UN Convention on the Rights of Persons with Disabilities
Map of Signatures and Ratifications
The principles of the present Convention shall be:
a) Respect for inherent dignity, individual autonomy including the freedom to make one’s own choices, and independence of persons;
c) Full and effective participation and inclusion in society;
d) Respect for difference and acceptance of persons with disabilities as part of human diversity and humanity;
e) Equality of opportunity;
g) Equality between men and women;
h) Respect for the evolving capacities of children with disabilities and respect for the right of children with disabilities to preserve their identities.
There is a wide range of international and regional conventions, policy statements and legislation specifying commitments to people with disabilities. They vary vastly in coverage of populations (some restricted to adults, others to children, some covering physical disability, other emphasizing mental disability); in scope (separate focuses on work, education, rehabilitation, early intervention); in intent (some are at the level of international treaties, while others are non-binding agreements of priorities for improvements in the status of disabled populations); and in geographic jurisdiction (some are regional, others international). Some instruments are disability-specific, while others embed commitment to disabled persons within broader concerns.
Early international agreements
Some of the earliest universal disability policy statements were put forward by the former League of Nations in 1931 which adopted a "Crippled Children's Bill of Rights" the ILO which in 1955 issued its recommendation 99, an instrument which served as the basis for national legislation and practice concerning vocational rehabilitation, training and placement for the next 30 years; and by the UN General Assembly in the 1970s, such as the Declaration of the Rights of Mentally Retarded Persons (Resolution 2856) adopted in 1971 and the Declaration of the Rights of Disabled Persons (Resolution 3447) adopted in 1975. General Assembly resolutions are non-binding, but act as an indicator of issues of importance to the international community.
Contemporary legal and political commitments
In general, conventions or treaties are regarded as the highest level of international and political commitments, as their adoption by a government attests that domestic practice will be held to an agreed standard and open to international monitoring of progress. Current international examples include the ILO Convention No.159 on Vocational Rehabilitation and Employment (1983), a disability-specific instrument; the UN Convention on the Rights of the Child (1990), a broad outline of commitments to children, including disabled children; and the regional example of the Inter-American Convention on Elimination of All Forms of Discrimination against People with Disabilities (1999). Under discussion in 2003 is a European Union level instrument outlawing discrimination against disabled persons, which if adopted, would require each member state to create national level legislation or guarantees of the agreed measures.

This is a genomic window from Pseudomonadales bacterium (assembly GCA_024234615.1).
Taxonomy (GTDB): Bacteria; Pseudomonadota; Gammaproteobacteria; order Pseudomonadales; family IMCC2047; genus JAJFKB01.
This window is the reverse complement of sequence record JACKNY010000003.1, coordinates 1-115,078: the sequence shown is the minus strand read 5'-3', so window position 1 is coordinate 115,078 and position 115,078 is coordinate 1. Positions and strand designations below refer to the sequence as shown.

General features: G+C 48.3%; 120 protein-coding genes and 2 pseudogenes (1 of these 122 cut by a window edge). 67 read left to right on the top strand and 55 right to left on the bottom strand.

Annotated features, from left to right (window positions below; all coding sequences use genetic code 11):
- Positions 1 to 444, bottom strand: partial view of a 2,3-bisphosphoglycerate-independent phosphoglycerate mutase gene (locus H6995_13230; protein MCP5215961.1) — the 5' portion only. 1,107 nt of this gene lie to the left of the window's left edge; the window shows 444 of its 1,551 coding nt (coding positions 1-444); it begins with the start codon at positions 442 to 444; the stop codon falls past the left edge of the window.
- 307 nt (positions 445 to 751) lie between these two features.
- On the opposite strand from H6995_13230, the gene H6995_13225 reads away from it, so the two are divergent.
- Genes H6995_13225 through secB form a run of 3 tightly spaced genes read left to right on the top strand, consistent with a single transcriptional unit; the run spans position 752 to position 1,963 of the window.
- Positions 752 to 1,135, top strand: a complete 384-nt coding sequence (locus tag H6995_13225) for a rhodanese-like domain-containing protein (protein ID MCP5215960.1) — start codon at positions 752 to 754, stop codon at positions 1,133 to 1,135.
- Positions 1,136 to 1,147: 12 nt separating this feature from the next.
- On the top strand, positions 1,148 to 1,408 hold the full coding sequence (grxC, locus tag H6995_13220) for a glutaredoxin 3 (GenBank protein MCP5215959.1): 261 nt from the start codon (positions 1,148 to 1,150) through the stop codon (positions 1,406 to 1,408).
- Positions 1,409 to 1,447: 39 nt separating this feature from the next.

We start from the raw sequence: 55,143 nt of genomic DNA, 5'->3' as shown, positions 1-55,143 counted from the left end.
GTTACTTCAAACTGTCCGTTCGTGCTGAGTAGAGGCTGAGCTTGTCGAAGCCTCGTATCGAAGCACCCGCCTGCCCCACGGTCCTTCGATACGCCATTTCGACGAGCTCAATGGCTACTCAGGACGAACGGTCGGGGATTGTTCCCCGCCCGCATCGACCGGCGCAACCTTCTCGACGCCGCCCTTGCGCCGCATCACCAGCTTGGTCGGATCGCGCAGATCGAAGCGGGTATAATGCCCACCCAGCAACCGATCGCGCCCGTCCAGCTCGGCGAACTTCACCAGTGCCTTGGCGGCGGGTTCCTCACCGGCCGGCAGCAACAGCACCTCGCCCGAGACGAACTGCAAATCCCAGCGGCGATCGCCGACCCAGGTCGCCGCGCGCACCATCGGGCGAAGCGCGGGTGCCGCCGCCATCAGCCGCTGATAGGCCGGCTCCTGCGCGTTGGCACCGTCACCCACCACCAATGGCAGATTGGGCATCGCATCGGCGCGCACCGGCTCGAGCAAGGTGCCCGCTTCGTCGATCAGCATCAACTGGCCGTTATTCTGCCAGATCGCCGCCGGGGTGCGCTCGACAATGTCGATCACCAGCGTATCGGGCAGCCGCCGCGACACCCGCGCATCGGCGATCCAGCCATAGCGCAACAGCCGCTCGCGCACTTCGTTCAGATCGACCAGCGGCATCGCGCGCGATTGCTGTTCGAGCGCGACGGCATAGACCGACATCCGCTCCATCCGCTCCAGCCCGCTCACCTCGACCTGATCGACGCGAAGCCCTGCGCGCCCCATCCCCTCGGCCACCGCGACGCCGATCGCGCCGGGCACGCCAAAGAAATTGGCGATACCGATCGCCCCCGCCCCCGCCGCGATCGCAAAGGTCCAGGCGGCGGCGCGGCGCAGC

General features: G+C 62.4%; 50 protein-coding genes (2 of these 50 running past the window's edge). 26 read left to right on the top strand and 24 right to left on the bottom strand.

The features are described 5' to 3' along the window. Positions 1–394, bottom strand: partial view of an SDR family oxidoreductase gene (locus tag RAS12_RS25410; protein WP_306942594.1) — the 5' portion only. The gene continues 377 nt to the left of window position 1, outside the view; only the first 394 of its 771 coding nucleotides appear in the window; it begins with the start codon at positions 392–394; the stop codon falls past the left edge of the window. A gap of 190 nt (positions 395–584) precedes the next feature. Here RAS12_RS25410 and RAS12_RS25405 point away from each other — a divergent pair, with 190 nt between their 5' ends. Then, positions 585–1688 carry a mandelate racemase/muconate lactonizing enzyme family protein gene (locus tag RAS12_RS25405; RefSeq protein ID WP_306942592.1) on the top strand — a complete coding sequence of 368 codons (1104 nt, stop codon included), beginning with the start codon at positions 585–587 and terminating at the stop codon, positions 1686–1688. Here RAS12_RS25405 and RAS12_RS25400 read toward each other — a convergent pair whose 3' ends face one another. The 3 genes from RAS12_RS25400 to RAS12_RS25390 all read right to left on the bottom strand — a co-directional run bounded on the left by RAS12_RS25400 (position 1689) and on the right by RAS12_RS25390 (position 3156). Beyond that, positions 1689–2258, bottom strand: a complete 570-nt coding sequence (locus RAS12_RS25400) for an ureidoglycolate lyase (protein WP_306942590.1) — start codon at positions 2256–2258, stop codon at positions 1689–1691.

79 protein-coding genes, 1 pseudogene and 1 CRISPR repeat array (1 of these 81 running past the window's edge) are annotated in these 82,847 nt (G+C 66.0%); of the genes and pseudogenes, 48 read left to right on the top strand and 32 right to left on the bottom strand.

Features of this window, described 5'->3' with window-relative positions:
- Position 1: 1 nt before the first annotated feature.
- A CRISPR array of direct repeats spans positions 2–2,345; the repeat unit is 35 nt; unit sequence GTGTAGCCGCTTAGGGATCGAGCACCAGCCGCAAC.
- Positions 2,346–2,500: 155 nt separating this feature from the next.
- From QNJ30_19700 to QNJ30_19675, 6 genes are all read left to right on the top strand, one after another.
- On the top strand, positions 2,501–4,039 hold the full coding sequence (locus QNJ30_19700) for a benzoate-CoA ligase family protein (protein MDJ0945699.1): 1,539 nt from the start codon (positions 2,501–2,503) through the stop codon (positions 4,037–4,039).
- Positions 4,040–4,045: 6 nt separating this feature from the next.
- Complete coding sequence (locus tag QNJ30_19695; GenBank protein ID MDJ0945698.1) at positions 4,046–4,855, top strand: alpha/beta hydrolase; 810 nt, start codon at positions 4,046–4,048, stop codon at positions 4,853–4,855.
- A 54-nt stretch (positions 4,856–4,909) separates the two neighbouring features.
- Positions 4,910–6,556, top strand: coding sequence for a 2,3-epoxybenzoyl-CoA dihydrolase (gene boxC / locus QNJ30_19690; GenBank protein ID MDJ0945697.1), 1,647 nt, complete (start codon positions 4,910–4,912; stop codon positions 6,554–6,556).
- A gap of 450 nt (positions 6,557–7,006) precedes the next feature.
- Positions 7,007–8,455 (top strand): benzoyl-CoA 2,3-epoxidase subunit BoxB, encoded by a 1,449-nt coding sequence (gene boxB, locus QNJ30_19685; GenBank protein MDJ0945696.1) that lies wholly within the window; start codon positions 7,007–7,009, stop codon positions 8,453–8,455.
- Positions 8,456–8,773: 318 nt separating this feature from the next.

International and Regional Agreements
Other influential international and regional bodies have adopted policy statements or agreements regarding improved status of disabled children or adults. Examples are the UNESCO 1994 "Salamanca Statement," recommending the implementation of inclusive education by governments; joint recommendations by the World Health Organizations, ILO, UNESCO and UNICEF on implementation of Community Based Rehabilitation; numerous recommendations on responding to needs of disabled persons by the Council of Europe's Partial Agreement in the Social and Health Field; and several international studies and policies supporting inclusive education and modern approaches to employment of disabled persons by the Organization for Economic Cooperation and Development (OECD).
A new approach to regional cooperation has been the implementation of "disability decades," launched by the UN Economic and Social Council for Asia & Pacific in the 1980s, and followed by the African Disability Decade (2000-2009) and the soon to be launched Arab Disability Decade. The Asia Pacific model is joint adoption of the decade by governments and non-governmental organizations in the region, based on selected priorities, a timetable of events and targets, tracked by annual reporting.
International Summits and Agreements
Other avenues to integrating the concerns of the disabled population within international standards and practice include the summits and other agreements sponsored by Breton Woods organizations. Examples are the increasing efforts to add inclusive education to the "Education for All" goals, and the current initiative to upgrade attention to the needs of disabled persons within the World Summit on Information Technology taking place in December. Similar efforts are underway to add disability-related targets to the Millennium Development Goals. These agreements mostly entail "good faith" efforts by participating governments, but as they become more closely tied to receipt of technical assistance funding, they may serve as another approach to implementation of best practices.
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Publications and Reports
UN International Disability-Specific Instruments
World Bank Publications
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